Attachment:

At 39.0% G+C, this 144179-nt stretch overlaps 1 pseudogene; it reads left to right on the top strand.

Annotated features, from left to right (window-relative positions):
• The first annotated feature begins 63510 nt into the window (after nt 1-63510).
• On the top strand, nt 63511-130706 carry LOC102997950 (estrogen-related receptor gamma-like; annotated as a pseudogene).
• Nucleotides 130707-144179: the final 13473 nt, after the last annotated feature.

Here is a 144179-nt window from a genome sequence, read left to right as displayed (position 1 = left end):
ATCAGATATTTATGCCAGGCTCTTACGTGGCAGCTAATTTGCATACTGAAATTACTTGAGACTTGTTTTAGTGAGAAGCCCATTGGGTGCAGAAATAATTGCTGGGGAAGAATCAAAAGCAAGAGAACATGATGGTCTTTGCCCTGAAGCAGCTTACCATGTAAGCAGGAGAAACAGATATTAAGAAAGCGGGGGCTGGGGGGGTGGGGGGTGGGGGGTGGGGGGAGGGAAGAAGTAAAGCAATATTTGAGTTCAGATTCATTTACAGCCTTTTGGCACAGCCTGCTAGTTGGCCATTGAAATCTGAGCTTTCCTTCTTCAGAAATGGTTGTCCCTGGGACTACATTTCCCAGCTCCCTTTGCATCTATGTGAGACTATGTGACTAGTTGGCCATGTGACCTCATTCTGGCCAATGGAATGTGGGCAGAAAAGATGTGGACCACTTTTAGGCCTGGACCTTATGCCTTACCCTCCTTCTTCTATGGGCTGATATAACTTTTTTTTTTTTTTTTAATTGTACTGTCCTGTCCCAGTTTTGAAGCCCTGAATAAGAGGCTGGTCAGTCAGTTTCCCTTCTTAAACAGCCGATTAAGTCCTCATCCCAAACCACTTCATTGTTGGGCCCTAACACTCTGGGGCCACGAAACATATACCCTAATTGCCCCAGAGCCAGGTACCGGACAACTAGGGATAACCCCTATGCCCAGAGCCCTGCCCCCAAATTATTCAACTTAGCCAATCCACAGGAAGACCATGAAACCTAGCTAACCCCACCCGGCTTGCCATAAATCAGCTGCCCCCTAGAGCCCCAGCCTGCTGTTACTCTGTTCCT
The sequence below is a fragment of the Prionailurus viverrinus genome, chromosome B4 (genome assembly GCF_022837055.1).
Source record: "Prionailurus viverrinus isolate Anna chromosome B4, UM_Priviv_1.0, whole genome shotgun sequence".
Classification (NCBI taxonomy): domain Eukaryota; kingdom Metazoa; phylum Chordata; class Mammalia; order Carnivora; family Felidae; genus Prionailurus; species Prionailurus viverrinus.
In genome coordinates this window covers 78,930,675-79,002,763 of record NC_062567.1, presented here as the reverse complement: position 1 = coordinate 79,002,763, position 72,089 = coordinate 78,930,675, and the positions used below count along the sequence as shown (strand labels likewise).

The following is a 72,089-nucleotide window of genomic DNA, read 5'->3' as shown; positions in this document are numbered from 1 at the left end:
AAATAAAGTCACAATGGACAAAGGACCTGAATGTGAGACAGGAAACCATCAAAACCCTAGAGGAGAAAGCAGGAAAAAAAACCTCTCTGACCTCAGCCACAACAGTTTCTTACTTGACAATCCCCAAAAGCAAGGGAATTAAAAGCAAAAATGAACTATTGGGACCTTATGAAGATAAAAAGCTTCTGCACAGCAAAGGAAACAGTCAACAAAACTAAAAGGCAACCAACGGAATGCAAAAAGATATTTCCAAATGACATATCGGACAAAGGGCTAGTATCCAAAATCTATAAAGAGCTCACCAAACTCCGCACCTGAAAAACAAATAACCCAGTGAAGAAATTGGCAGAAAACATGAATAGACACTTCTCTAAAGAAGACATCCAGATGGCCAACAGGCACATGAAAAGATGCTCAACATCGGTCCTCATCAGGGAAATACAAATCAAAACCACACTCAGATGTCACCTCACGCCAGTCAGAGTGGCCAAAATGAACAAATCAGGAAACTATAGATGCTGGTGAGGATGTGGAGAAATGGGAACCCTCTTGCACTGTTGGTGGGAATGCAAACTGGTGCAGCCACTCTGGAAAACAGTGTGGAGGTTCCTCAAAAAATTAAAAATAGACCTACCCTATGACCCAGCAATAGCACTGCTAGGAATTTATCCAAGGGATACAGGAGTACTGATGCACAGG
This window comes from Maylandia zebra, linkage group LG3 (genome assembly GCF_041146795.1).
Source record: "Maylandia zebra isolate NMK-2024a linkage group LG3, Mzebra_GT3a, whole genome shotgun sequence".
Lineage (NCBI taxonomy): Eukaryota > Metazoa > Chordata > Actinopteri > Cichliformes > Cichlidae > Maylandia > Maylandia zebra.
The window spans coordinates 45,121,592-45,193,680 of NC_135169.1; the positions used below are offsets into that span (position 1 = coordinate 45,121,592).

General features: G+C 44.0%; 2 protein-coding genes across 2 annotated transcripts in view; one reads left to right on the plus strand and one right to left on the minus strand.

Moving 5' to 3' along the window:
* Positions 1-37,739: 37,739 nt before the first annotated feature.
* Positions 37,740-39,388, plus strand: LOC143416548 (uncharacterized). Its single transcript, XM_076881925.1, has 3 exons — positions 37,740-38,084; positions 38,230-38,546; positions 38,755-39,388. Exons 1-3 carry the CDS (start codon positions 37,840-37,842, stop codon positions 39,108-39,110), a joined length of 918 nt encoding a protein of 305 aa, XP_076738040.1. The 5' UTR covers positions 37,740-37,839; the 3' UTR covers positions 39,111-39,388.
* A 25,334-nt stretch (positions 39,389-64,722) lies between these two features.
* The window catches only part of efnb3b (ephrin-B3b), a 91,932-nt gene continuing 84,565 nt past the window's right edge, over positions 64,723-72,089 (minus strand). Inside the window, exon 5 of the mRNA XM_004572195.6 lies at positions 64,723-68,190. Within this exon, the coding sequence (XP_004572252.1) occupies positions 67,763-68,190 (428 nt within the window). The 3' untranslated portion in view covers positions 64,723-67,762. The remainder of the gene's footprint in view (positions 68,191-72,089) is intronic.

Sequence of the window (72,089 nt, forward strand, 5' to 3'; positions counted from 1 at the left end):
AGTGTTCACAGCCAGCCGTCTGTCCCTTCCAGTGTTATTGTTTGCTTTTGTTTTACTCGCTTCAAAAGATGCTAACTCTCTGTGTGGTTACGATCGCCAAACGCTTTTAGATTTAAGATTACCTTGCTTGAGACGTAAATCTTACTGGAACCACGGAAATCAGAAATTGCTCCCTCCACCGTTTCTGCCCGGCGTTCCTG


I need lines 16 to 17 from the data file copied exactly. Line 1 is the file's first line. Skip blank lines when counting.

Lineage (NCBI taxonomy): Eukaryota > Metazoa > Chordata > Actinopteri > Cichliformes > Cichlidae > Maylandia > Maylandia zebra.
The window spans coordinates 45,121,592-45,193,680 of NC_135169.1; the positions used below are offsets into that span (position 1 = coordinate 45,121,592).